Addi, I'm so glad you like the ridiculous name I gave this dish. I'm also totally into the idea of adding sausage and BACON (rad!) to the sauce. Did you eat it yet?

  • Addi says:

    It was my birthday yesterday, so I did my damndest to have bacon at every meal. It turned out really well, but the bacon got lost in the italian sausage (which ended up being spicier than anticipated). Still, I knew it was in there, and that made me happy. It was a little on the runny (make that "juicy") side without the eggs to thicken the sauce, but super tasty.

    Eating some right now, actually, scrambled with eggs. Not too shabby.

  • Ehsa says:

    The phrase "ab fab" must have been invented to describe this dish. It's excellent on day 1, but by day 3 it is sheer ambrosia. Really good topped with crumbled bacon, and a pile of buttermilk coleslaw on the side. Eagerly awaiting the version with meat (although I may do a bit of ground turkey experimentation on my own). Thanks!

  • Melissa 'Melicious' Joulwan says:

    Ehsa! Hooray! I'm glad you like it. And I agree — the flavors really meld after a few days. I can't wait to make it again!

  • Lizette says:

    So I had my farmhouse basket delivered yesterday and found that it contained eggplant…so I decided to give your recipe a try…it was delicious…I added a few other diced veggies in the sauce and served it with some spinach…it was divine! Had it for lunch again today. Your blog is great…. I stumbled upon it when looking for some paleo recipes since I am a newbie.. 2 weeks in and feeling amazing!

  • Melissa 'Melicious' Joulwan says:

    Hi, Lizette! Spinach sounds like an awesome addition! I love all the customization ideas you guys are sharing.

    I roasted eggplant and tomatoes this week… then got too impatient and just ate them straight out of the oven. Next time: more discipline!

  • shayne says:

    i made this last week with some meat in the sauce. i fried up hot italian chicken sausage (squeezed out of its casing), omitted the olive oil (had enough sausage fat!) and then proceeded to make the sauce as you describe. it was *delicious*!!

    my favorite way to eat it: chopped up and fried several days later – the flavors really come out after a few days in the fridge.

    thanks for another great recipe :)

  • Melissa 'Melicious' Joulwan says:

    Shayne, that sounds awesome. I love to take stuff that's been cooked some other way, then throw in a saute pan after a few days and carmelize the bejeezus out of it. YUMMY!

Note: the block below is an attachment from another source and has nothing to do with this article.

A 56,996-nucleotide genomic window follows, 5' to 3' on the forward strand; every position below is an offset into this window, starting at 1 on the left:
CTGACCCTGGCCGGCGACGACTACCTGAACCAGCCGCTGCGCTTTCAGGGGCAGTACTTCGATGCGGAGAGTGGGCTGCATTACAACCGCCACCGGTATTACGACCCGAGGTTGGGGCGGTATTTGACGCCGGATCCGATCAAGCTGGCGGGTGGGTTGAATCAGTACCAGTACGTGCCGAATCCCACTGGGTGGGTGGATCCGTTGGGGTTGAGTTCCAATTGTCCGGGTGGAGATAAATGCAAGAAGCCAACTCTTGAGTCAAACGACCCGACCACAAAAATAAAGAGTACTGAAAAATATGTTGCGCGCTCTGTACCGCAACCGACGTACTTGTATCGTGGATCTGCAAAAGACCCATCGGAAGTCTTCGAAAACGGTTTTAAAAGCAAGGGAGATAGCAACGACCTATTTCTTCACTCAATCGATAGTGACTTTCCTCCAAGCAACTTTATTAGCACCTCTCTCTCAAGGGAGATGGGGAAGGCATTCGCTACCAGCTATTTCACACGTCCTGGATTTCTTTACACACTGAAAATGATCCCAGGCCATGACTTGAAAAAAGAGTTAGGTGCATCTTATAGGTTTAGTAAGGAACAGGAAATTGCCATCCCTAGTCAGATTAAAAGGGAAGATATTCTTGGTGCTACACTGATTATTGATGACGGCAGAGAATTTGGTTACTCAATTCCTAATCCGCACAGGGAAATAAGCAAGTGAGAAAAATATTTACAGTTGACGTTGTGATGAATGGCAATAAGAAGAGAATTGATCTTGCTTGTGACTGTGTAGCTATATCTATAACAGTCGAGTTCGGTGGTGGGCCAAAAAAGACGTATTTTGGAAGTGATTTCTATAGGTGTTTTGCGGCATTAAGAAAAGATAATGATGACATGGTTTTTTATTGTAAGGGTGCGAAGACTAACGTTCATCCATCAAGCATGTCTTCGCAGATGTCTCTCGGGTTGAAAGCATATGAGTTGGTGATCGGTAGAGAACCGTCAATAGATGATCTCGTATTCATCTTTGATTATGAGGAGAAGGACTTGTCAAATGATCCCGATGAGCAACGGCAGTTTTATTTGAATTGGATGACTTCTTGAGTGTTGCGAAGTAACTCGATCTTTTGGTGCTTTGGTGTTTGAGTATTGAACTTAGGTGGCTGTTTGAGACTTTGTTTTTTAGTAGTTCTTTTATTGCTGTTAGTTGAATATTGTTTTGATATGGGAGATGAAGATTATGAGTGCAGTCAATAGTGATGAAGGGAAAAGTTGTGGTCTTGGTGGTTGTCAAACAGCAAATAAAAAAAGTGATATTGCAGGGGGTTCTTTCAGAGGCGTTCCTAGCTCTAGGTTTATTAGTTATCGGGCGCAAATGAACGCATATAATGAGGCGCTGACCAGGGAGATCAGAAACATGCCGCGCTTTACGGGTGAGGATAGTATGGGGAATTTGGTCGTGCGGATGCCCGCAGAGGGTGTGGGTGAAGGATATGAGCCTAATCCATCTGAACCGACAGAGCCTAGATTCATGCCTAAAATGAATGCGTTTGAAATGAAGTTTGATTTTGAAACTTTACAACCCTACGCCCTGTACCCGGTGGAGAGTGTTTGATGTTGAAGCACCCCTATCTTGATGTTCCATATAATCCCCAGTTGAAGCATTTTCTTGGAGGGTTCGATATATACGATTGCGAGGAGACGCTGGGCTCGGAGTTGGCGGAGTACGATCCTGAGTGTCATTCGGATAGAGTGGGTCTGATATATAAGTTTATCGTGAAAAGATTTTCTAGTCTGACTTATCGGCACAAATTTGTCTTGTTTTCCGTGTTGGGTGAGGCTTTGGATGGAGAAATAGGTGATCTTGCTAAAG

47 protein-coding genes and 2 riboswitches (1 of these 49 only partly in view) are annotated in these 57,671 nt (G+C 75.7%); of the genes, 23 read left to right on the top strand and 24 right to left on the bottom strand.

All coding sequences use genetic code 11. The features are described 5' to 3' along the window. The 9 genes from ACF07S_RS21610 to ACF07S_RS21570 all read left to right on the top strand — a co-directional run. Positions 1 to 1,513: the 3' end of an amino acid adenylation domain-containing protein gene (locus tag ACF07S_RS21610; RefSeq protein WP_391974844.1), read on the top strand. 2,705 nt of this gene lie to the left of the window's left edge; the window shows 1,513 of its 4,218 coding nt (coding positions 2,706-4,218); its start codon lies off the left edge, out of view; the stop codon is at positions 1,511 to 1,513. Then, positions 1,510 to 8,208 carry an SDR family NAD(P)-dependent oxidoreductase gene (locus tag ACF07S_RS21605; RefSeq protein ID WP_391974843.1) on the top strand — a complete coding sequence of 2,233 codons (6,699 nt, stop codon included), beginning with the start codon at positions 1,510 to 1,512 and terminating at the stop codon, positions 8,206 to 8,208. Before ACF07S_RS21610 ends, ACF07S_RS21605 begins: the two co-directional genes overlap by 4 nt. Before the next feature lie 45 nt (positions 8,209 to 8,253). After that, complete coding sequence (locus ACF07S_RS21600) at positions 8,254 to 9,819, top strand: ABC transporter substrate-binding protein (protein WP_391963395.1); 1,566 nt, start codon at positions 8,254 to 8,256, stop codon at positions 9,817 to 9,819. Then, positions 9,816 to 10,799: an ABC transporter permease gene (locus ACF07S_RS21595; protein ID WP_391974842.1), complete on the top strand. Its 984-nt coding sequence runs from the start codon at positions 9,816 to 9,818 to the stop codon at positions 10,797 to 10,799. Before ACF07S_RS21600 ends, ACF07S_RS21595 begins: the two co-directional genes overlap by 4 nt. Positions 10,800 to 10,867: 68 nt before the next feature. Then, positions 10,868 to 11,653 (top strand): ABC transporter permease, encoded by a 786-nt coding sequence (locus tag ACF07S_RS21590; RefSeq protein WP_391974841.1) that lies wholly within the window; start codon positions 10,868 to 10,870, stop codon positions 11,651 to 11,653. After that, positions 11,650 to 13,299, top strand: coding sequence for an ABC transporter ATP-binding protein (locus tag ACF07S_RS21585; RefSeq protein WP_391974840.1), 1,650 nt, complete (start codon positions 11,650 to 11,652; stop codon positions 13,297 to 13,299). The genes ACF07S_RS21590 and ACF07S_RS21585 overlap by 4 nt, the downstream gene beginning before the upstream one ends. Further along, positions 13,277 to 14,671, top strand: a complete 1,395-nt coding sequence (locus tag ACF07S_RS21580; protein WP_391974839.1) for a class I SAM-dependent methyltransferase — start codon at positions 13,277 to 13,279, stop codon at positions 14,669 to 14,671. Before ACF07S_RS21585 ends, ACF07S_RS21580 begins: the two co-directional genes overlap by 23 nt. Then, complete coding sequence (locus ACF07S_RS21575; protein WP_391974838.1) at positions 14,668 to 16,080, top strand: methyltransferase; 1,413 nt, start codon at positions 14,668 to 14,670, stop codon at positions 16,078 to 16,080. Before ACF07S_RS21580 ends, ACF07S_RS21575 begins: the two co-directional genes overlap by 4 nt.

I'm so glad you like this recipe!

  • Pam says:

    I am so doing this tomorrow. And, I am buying your cookbook the moment it drops!

  • Kevin says:

    Mel, I came across this recipe this afternoon and it looked delicious. Tried it out and it tasted just as good as it looked.

    I’m excited to try it again in the fall with some fresh veggies!

    Thanks for the recipe!

  • Emily W says:

    I made this last night, and the flavor was wonderful but it was very runny, soggy and squishy so no one would eat it but me. It definitely didn’t look like the picture. Any idea what I did wrong? I would really love to try this again because it tasted SO good, but we had a very hard time with the texture. Also are the eggs supposed to cook to a hardened texture or stay soft? Because I was expecting them to harden up, but my sauce basically looked like it did before baking!

    • Mel says:

      Sorry to hear this recipe didn’t work for you. I’ve since re-tested it and included it in my cookbook in a much better version… but just haven’t gotten to updating this one yet.

      Next time, leave out the roasted tomatoes and increase the eggplant. The eggs should bind the sauce together – but I’ve found that when I use the roasted tomatoes in addition to the crushed tomatoes, there’s just too much liquid.

  • Emily W says:

    Thanks for the tips. I will probably try to make it again as I loved the flavor!!

  • Carol says:

    If you are about to make this and think to yourself, “there is simply not enough veggies in this,” then substitute the tomato sauce with Whole9’s All-purpose Veggie Sauce (which can be found here on the 2nd pg). This veggie sauce has everything in the tomato sauce in this recipe plus about 6 extra veggies! I make a big batch of the veggie sauce ahead of time, and then this recipe is REALLY quick and easy.

  • Kelsey says:

    This was delicious! I added in sun dried tomatoes to the sauce, made the flavor POP!

  • Deb says:

    Just made a double batch…it looks awesome, thank you so much for all your fabulous recipes. I did whole 30 and in the course of it so many of your recipes have become my standby, crowd pleaser, deb pleaser, family pleaser favorites. Thanks for the support that your hard work and creativity provide all of us. Hooray for delicious beautiful food!!

    • Mel says:

      Right on! Congrats on your Whole30 — and I’m glad you like this recipe. It tastes even better when it sits in the fridge — reheating it unleashes the magic 😉

  • Mary G. says:

    I just received an eggplant in my farm basket this week and I love this recipe idea. Can’t wait to try it out … I am lacking in some ingredients. And glad that I found your website.

  • deb1611 says:

    I’m late to this farmesan party, I know, but I just wanted to say that I made it exactly according to the above recipe and directions and it was MINDBLOWINGLY AWESOME!!! Thanks so much! Will definitely make again, but twice the size. Nomnomnom

  • Lindy says:

    I made this with Eggplant and Zucchini since I had no tomatoes on hand and added ground pork to the sauce. It smells amazing baking in the oven. I’ll have to check out my copy of Well Fed (which I’m steadily cooking my way through) to see what you changed for the cookbook!

  • Lauren J says:

    Do you think this will freeze well?

    • It freezes great! I recommend you cook it, let it cool, refrigerate so it’s very firm, then cut into serving-size squares, and wrap each square individually for quick reheat. OR, you can freeze the whole pan. Always defrost in the refrigerator. To reheat, you can either put pieces in a pan with a little water and steam them utnil they’re hot, or wrap in foil and reheat in a 350F oven.